ADA, ADHA joins in Image Gently campaign for pediatric X-rays

The American Dental Hygienists’ Association (ADHA) announced its support and involvement as a member of the Alliance for Radiation Safety in Pediatric Imaging and the Image Gently Alliance campaign.

Imagegently

Imagegently

The home page for ImageGently.org.

The American Dental Association (ADA) and the American Dental Hygienists’ Association (ADHA) announced its support and involvement as a member of the Alliance for Radiation Safety in Pediatric Imaging and the Image Gently Alliance campaign.

The dental associations said it would help promote the importance of proper radiation dosage to children to U.S. dental professionals.

Dr. Charles H. Norman III, president of the American Dental Association, said, “Dentists use X-rays to diagnose disease or damage that isn’t visible during an exam. Children may require X-rays as an adjunct aid to diagnose dental decay or to assess growth and development for orthodontic treatment. It’s important for dentists and parents to have meaningful conversations about children’s X-rays. I’m pleased that the ADA is part of the Image Gently Alliance, whose goals align with the ALARA or ‘as low as reasonably achievable’ principle, which the ADA has long advocated.”

“Dental hygienists are an integral part of the dental team, examining children, developing plans of care, consulting with parents or caregivers, and working with other oral health professionals to ensure that proper diagnosis and treatment is provided to children,” said Kelli Swanson Jaecks, MA, RDH, president of the ADHA. “It’s critical for both dental hygienists — the oral health professionals responsible for creating and executing plans of prevention and care — and dental practitioners to discuss with parents the importance of X-rays and proper dosing of radiation at the lowest possible level.”

The Alliance for Radiation Safety in Pediatric Imaging provides online educational and scientific materials as part of the Image Gently campaign. The campaign encourages dental professionals to optimize radiation dose used in imaging exams performed on children.

The Image Gently campaign also offers downloadable materials to help parents ask more informed questions of their dental providers whenever scans are recommended for their children. All of the materials, newsletters and other information can be found at www.imagegently.org.

“We are incredibly pleased that the major dental societies have opted to take part in Image Gently and take steps to ensure that the care they provide is as safe as possible,” said Marilyn Goske, MD, co-chair of the Alliance for Radiation Safety in Pediatric Imaging. “We encourage all dental professionals to take advantage of the materials on the Image Gently website and factor them into their clinical decision making.”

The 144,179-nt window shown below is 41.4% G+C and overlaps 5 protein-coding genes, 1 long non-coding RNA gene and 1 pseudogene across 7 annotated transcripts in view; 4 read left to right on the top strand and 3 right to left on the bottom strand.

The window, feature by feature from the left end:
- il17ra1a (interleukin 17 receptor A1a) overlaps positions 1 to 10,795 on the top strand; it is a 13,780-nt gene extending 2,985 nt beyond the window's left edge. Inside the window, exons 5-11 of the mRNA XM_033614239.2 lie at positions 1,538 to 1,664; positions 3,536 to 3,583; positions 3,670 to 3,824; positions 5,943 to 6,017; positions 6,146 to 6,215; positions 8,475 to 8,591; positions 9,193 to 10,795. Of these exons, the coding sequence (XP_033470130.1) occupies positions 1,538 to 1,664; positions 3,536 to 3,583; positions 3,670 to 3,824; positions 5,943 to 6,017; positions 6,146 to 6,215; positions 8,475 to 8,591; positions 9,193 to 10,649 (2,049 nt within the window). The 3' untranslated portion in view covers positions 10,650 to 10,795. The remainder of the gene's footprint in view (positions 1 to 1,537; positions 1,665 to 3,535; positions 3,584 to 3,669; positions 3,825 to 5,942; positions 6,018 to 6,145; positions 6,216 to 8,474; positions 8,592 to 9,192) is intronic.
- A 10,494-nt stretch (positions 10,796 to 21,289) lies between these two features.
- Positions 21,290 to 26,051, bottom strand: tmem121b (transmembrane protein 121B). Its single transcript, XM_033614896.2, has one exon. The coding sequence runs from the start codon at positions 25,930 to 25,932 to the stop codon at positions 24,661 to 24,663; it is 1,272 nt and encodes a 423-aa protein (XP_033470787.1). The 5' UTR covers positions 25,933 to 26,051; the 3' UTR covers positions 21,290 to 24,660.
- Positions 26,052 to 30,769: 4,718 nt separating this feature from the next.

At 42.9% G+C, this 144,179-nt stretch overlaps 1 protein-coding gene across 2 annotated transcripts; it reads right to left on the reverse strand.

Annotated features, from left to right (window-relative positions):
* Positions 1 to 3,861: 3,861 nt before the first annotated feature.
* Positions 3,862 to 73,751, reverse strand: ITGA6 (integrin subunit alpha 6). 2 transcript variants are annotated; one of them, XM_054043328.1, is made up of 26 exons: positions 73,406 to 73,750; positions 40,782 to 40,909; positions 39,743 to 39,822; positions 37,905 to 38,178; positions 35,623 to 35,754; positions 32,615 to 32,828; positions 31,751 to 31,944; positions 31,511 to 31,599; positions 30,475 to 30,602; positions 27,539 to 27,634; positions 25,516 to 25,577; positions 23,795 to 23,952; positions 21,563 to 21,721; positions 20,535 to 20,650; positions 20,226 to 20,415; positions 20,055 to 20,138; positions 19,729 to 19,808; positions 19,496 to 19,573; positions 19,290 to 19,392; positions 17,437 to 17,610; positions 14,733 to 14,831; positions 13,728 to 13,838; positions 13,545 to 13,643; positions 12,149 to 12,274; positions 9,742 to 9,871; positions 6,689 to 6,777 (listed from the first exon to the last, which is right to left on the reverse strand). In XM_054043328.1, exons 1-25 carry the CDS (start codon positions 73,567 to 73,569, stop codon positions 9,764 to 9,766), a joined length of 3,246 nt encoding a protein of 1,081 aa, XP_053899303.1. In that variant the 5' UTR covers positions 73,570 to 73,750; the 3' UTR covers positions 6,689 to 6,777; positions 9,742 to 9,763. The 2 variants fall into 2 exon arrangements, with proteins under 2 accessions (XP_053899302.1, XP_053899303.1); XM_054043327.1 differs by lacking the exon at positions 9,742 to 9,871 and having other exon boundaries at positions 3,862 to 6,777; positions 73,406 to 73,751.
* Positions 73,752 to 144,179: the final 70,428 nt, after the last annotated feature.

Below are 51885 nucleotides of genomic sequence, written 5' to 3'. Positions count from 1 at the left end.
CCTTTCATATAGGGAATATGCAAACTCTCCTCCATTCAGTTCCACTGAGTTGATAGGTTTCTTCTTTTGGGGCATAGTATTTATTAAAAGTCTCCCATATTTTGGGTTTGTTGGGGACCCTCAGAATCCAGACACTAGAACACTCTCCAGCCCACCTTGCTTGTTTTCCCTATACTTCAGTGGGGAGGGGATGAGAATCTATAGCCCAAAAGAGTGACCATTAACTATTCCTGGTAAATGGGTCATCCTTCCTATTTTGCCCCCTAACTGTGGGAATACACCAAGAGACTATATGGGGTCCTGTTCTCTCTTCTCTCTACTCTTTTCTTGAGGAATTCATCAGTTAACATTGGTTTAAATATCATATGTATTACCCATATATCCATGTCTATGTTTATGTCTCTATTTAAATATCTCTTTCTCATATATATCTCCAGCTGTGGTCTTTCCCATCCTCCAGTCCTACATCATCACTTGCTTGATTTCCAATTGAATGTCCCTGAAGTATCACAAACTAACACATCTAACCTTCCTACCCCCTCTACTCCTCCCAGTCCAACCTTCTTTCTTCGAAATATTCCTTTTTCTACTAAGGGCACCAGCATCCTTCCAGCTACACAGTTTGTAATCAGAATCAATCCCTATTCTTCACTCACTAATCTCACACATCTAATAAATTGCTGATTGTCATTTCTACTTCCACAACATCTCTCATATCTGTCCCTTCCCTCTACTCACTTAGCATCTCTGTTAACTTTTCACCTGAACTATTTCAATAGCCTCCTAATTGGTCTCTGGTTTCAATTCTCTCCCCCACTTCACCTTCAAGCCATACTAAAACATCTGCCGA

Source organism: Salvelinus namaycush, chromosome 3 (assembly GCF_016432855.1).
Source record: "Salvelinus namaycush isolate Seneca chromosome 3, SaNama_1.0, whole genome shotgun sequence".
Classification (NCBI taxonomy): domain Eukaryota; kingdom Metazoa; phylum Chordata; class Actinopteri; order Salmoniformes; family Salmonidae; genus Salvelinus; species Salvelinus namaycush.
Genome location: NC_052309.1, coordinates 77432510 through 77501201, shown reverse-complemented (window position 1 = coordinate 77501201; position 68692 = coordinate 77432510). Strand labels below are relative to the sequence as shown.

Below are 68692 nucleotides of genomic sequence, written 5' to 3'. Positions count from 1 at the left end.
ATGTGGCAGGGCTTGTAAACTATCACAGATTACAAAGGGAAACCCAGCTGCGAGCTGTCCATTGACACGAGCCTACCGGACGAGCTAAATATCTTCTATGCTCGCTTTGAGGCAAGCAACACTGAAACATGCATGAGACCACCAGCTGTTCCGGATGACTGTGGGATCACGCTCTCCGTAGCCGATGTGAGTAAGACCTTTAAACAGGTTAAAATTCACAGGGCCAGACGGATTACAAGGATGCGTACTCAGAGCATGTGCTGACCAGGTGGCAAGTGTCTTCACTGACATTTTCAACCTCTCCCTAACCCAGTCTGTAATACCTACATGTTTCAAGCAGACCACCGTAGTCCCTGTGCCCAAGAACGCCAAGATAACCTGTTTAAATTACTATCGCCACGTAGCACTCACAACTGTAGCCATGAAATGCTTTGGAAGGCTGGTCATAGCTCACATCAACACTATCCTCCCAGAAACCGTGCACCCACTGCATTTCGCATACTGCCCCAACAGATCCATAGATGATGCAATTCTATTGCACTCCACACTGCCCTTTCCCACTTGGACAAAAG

When dental imaging procedures are considered, dental providers are urged to:

  • Select X-rays for individual needs, not as a routine. Use X-rays only when essential for diagnosis and treatment — based on a review of the patient and their dental history.
  • Use the fastest image receptor available. When film X-ray is used, select “E”- or “F”-speed. Set exposure parameters as low as possible for diagnostic digital imaging.
  • Use cone-beam CT (CBCT) only when necessary. CBCT should be restricted in children to cases in which it is essential for diagnosis and treatment planning.
  • Collimate beam to area of interest. For intraoral X-rays, collimation should be rectangular to match recording area of detector. For extraoral X-rays, including cone-beam CT, restrict beam to the area needed for diagnosis.
  • Always use a thyroid shield. The thyroid gland in children is particularly sensitive to radiation. Use of a properly positioned shield significantly reduces the dose to the thyroid.
  • Child-size the exposure time. Less exposure time is needed for children, as their oral structures are smaller than those in adults.

Other Image Gently supporters in dentistry include the American Dental Association; American Academy of Oral and Maxillofacial Radiology; American Association of Oral and Maxillofacial Surgeons; American Association of Endodontists; American Academy of Oral and Maxillofacial Pathology; American Academy of Pediatric Dentistry; American Academy of Periodontology; American Dental Education Association; American Dental Hygienists’ Association; Canadian Association of Oral and Maxillofacial Radiology; and the European Academy of DentoMaxilloFacial Radiology.

Dr. Alan G. Lurie, immediate past president of the American Academy of Oral and Maxillofacial Radiology said, “The materials made available through the Image Gently campaign will help general and specialty dentists ‘child size’ their imaging techniques and provide even better and safer treatment to all patients, especially children. To have North American and European dental societies involved in Image Gently sends a clear, strong message about the importance of this effort.”

The Image Gently campaign is conducted by the Alliance for Radiation Safety in Pediatric Imaging, founded by the Society for Pediatric Radiology, the American College of Radiology, the American Society of Radiologic Technologists, and the American Association of Physicists in Medicine. The campaign now encompasses more than 80 medical, surgical, dental, and other professional health care organizations. For more information about the campaign, visit www.imagegently.org.

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